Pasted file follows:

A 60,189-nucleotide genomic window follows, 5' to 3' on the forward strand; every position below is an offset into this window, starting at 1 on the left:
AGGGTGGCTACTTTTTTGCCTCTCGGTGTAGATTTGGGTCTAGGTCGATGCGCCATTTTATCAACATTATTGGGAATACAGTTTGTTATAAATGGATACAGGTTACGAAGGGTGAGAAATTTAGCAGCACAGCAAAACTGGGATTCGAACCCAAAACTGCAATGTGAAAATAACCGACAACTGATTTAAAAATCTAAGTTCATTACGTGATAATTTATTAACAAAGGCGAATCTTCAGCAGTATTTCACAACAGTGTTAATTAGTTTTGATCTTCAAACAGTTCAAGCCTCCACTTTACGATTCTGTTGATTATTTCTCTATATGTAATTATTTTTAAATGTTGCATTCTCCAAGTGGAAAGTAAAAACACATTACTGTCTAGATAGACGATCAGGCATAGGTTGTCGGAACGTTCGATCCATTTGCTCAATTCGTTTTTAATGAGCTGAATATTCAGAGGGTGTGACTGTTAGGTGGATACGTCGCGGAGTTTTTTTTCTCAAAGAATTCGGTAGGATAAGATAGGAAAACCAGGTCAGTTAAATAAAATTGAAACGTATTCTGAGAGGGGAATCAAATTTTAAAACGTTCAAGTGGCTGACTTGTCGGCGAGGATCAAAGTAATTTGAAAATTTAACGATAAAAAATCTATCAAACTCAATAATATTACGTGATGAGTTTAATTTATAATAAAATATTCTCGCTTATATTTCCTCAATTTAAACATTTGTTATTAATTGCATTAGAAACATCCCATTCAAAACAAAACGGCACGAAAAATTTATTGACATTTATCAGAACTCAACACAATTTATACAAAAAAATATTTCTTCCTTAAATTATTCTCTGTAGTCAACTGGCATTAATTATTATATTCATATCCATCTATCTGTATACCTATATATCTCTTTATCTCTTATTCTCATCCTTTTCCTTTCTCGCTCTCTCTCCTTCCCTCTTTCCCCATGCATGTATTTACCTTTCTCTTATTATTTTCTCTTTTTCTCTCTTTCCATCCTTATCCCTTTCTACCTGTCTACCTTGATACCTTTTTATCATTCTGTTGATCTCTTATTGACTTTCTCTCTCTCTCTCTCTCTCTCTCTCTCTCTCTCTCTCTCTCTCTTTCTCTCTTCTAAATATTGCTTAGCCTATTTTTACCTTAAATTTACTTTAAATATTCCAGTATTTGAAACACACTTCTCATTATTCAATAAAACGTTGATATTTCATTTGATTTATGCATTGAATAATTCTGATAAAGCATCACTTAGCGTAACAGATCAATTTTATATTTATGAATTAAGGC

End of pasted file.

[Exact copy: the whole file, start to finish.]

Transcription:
A 60,189-nucleotide genomic window follows, 5' to 3' on the forward strand; every position below is an offset into this window, starting at 1 on the left:
AGGGTGGCTACTTTTTTGCCTCTCGGTGTAGATTTGGGTCTAGGTCGATGCGCCATTTTATCAACATTATTGGGAATACAGTTTGTTATAAATGGATACAGGTTACGAAGGGTGAGAAATTTAGCAGCACAGCAAAACTGGGATTCGAACCCAAAACTGCAATGTGAAAATAACCGACAACTGATTTAAAAATCTAAGTTCATTACGTGATAATTTATTAACAAAGGCGAATCTTCAGCAGTATTTCACAACAGTGTTAATTAGTTTTGATCTTCAAACAGTTCAAGCCTCCACTTTACGATTCTGTTGATTATTTCTCTATATGTAATTATTTTTAAATGTTGCATTCTCCAAGTGGAAAGTAAAAACACATTACTGTCTAGATAGACGATCAGGCATAGGTTGTCGGAACGTTCGATCCATTTGCTCAATTCGTTTTTAATGAGCTGAATATTCAGAGGGTGTGACTGTTAGGTGGATACGTCGCGGAGTTTTTTTTCTCAAAGAATTCGGTAGGATAAGATAGGAAAACCAGGTCAGTTAAATAAAATTGAAACGTATTCTGAGAGGGGAATCAAATTTTAAAACGTTCAAGTGGCTGACTTGTCGGCGAGGATCAAAGTAATTTGAAAATTTAACGATAAAAAATCTATCAAACTCAATAATATTACGTGATGAGTTTAATTTATAATAAAATATTCTCGCTTATATTTCCTCAATTTAAACATTTGTTATTAATTGCATTAGAAACATCCCATTCAAAACAAAACGGCACGAAAAATTTATTGACATTTATCAGAACTCAACACAATTTATACAAAAAAATATTTCTTCCTTAAATTATTCTCTGTAGTCAACTGGCATTAATTATTATATTCATATCCATCTATCTGTATACCTATATATCTCTTTATCTCTTATTCTCATCCTTTTCCTTTCTCGCTCTCTCTCCTTCCCTCTTTCCCCATGCATGTATTTACCTTTCTCTTATTATTTTCTCTTTTTCTCTCTTTCCATCCTTATCCCTTTCTACCTGTCTACCTTGATACCTTTTTATCATTCTGTTGATCTCTTATTGACTTTCTCTCTCTCTCTCTCTCTCTCTCTCTCTCTCTCTCTCTCTCTCTTTCTCTCTTCTAAATATTGCTTAGCCTATTTTTACCTTAAATTTACTTTAAATATTCCAGTATTTGAAACACACTTCTCATTATTCAATAAAACGTTGATATTTCATTTGATTTATGCATTGAATAATTCTGATAAAGCATCACTTAGCGTAACAGATCAATTTTATATTTATGAATTAAGGC